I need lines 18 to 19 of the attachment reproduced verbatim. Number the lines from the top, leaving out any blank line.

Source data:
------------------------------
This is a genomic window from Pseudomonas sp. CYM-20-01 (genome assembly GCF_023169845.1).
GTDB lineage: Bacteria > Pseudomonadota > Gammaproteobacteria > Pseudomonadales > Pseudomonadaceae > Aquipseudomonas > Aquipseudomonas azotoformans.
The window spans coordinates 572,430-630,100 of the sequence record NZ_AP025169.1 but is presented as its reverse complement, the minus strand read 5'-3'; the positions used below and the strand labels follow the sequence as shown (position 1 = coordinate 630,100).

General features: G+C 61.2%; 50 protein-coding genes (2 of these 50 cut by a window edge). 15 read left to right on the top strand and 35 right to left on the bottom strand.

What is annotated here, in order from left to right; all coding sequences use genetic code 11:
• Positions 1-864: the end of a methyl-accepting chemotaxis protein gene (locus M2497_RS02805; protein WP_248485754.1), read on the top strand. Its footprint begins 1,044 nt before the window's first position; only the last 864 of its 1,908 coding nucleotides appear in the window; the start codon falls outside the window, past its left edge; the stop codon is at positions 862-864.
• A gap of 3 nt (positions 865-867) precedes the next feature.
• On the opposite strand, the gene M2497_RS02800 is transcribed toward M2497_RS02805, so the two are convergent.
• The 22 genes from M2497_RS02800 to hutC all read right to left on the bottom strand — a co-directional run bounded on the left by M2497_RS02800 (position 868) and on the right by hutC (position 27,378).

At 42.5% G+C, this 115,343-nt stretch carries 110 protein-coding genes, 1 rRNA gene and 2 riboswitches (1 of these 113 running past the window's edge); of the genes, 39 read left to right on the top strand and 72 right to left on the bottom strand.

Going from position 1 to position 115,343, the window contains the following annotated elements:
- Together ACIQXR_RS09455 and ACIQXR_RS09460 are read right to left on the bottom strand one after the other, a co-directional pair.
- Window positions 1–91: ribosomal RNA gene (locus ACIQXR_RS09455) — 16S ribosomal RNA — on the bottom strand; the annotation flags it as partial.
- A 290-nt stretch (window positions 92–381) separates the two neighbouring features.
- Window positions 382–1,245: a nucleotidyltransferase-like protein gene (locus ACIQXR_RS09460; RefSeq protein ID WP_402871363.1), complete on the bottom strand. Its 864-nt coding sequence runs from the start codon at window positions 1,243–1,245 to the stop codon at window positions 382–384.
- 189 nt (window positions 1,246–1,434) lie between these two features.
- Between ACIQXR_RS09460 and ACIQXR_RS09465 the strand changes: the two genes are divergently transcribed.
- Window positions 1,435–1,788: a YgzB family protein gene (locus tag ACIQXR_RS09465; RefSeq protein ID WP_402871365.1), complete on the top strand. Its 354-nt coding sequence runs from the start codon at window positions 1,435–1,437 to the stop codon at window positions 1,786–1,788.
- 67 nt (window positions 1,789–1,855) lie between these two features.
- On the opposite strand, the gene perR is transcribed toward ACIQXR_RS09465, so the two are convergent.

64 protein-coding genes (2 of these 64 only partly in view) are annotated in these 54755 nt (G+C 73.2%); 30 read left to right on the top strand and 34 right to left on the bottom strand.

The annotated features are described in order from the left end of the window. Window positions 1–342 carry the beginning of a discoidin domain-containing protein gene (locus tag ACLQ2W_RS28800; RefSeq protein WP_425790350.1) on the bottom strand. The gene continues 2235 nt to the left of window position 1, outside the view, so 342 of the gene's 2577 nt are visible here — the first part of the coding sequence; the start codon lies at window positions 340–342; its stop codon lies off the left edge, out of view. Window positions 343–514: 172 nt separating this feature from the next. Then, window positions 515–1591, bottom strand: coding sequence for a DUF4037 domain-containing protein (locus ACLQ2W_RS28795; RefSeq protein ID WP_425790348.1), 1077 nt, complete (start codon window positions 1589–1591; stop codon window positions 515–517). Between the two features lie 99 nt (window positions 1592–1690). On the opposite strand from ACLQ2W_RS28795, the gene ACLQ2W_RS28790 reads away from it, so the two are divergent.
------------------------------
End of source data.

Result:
- Window positions 1,435–1,788: a YgzB family protein gene (locus tag ACIQXR_RS09465; RefSeq protein ID WP_402871365.1), complete on the top strand. Its 354-nt coding sequence runs from the start codon at window positions 1,435–1,437 to the stop codon at window positions 1,786–1,788.
- 67 nt (window positions 1,789–1,855) lie between these two features.